My dad was sent home from my birth in 1971. My mum still hasn't forgiven him for believing the midwives who said there was no way this baby was coming tonight (wrong), going home and leaving her with some utterly foul midwives who gave her pethedine just as I was being born.
Cue very sleepy, unresponsive baby, failure to bf and a lot of distress and resentment.
A shattering of her dreams in a lot of ways, I think - her own mum was awful, and having children of her own to be a wonderful mum to was so important to her.
My DB was born at home!
I was born in 1985 and was my mums first. At the time she wasn't married to my dad. The first midwife my mum came across in hospital asked her if she was giving her baby up for adoption. Luckily this midwife went home and didn't deliver me.
She had retired when my sister arrived in 87.
A lot has changed since I was born ( 1956). I'm incredulous that my delivery was under GA, a high forceps case performed by the GP and a visiting surgeon. My mother wasn't allowed to see me the first day because they had made a mess of my head dragging me out and she was told she might find it upsetting! All the new mothers had 10 days in hospital, with the nurses keeping the babies in the nursery and bringing them in for feeds. My mother made a couple of life time friends and happily remembers being waited on hadn and foot for the duration of her stay, and the lovely food.
My sister was born in 1981. She was in a bad position so the hospital consultant stuck his hands in and turned her, with no pain relief whatsoever. My mother said she hallucinated that she was being tortured and totally lost it. She screamed (naturally). The consultant's response was "will someone shut that woman up!" The same consultant got a reputation in our rather small town and was eventually farmed out to lecturing, to protect women from him no doubt. She said the birth was horrific, and to this day she can't watch even the most mild simulation of birth on tv - she has to turn over. My birth was next, and she opted for a private hospital where she said it was like being in a swanky hotel It was all a lot better and she was much happier. Unfortunately due to poor monitoring my younger sister's birth was also awful and my sister ended up with cerebral palsy.
I feel very sad for my mother in terms of her experiences of childbirth. When I told her about my very straightforward birth with my DS she was clearly jealous, though not at all in a nasty way, she just couldn't hide her amazement at how easy I said it was and how happy I was with it. I'm planning a home birth for the current one and she is clearly upset about it but again is really trying to hide it - her own experiences mean she can't possibly imagine being so laid back about birth. To her it's a terrible ordeal that just has to be endured rather than something that can be quite enjoyable in its own way. I am sad for her that, even though my birth was ok, she was still terrified for all three of her children's births and her overriding feeling when looking back on those important days is fear.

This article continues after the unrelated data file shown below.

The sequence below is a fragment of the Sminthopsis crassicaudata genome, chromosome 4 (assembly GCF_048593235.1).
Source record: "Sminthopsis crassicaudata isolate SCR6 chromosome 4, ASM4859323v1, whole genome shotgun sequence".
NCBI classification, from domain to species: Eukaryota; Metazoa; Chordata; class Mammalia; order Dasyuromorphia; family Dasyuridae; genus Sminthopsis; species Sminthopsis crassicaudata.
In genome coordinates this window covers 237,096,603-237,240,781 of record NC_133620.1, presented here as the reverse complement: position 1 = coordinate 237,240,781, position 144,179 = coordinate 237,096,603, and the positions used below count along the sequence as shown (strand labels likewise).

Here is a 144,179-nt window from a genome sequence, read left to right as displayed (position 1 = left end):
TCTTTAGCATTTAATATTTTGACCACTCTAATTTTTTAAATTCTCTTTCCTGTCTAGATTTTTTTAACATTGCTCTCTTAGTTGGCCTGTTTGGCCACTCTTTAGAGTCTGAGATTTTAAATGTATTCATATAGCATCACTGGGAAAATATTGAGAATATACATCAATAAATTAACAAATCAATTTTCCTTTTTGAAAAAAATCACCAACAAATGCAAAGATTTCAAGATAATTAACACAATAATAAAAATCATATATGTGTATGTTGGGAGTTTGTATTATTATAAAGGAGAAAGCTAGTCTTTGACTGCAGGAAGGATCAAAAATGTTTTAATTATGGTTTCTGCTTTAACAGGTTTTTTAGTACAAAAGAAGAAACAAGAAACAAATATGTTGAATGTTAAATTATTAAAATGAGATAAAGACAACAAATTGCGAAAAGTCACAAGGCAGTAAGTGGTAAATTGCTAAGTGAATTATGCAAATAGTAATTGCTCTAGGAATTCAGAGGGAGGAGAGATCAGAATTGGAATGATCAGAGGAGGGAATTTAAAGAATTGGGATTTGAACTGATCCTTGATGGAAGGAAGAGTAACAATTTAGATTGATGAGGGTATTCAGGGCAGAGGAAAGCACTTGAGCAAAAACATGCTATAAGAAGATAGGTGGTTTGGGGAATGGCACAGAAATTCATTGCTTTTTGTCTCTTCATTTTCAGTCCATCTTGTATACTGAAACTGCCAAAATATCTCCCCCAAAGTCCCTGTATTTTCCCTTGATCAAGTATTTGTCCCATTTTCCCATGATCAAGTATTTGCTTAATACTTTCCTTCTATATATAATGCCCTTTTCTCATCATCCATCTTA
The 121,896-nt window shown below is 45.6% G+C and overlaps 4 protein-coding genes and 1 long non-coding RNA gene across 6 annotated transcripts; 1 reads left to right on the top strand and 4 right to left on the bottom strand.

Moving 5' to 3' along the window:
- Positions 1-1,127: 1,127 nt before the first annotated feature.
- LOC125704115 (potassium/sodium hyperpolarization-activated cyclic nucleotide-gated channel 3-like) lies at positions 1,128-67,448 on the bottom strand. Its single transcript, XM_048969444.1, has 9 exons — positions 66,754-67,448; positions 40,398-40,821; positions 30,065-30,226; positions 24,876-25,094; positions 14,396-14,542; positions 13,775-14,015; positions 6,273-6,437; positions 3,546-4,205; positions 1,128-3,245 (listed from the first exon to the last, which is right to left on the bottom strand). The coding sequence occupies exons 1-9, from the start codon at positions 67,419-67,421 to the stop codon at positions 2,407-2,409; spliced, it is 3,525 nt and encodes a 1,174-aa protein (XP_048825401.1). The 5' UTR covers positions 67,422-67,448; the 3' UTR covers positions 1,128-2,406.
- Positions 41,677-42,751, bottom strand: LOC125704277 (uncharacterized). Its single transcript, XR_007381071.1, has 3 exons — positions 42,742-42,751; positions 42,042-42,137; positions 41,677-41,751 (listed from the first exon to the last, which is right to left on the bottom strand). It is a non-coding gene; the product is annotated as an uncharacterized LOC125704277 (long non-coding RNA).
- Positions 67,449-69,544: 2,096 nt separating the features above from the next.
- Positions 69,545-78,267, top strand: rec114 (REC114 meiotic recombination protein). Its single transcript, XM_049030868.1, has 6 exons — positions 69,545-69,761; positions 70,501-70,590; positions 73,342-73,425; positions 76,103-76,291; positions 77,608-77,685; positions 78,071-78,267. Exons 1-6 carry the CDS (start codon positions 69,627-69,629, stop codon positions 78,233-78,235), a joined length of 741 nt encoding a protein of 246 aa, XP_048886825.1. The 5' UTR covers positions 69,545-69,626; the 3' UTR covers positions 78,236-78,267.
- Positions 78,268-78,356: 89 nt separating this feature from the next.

When I was in labour just under two years ago my DH was told to go home while I had a sleep after epidural was put in. He was back in time for the EMCS the next morning. We were both happy about him going home - the MWs said they would call if anything was happening, and tbh neither of us were that fussed about him being there for the actual birth anyway.
Thunks - the weighing before and after a feed was to see how much milk you had had. A friend of mine weighed her dc's to see how much they were getting at each feed. Very old fashioned. But quite a good idea if you aren't sure they are getting enough.
I was born in 1967, premature at 4lbs 4 oz, my mum stayed in hospital for 10 days with both my elder sister and myself. I was given another woman's milk as I was premature and this was the only option apparently. My mum reckons this is why I am the only person in our family to have hayfever!
My sister was transverse, which they didn't discover til labour started. She was a traumatic forceps delivery and my mum was told not to try for another for 2 years after as she had tilted her womb.
There's 2 years 9 months between my sister and I.
Supreme, for three whole weeks?
(Also unlike formula you don't actually know calories.. so working out ounces intake not necessarily helpful and was basically because they felt at that time that breastfeeding was less adequate and made it clear she wouldn't be discharged if breastfeeding. She fed me to ten months and I thrived, slept through etc... but I am very proud of her for sticking to her guns in the face of unhelpful professional practices.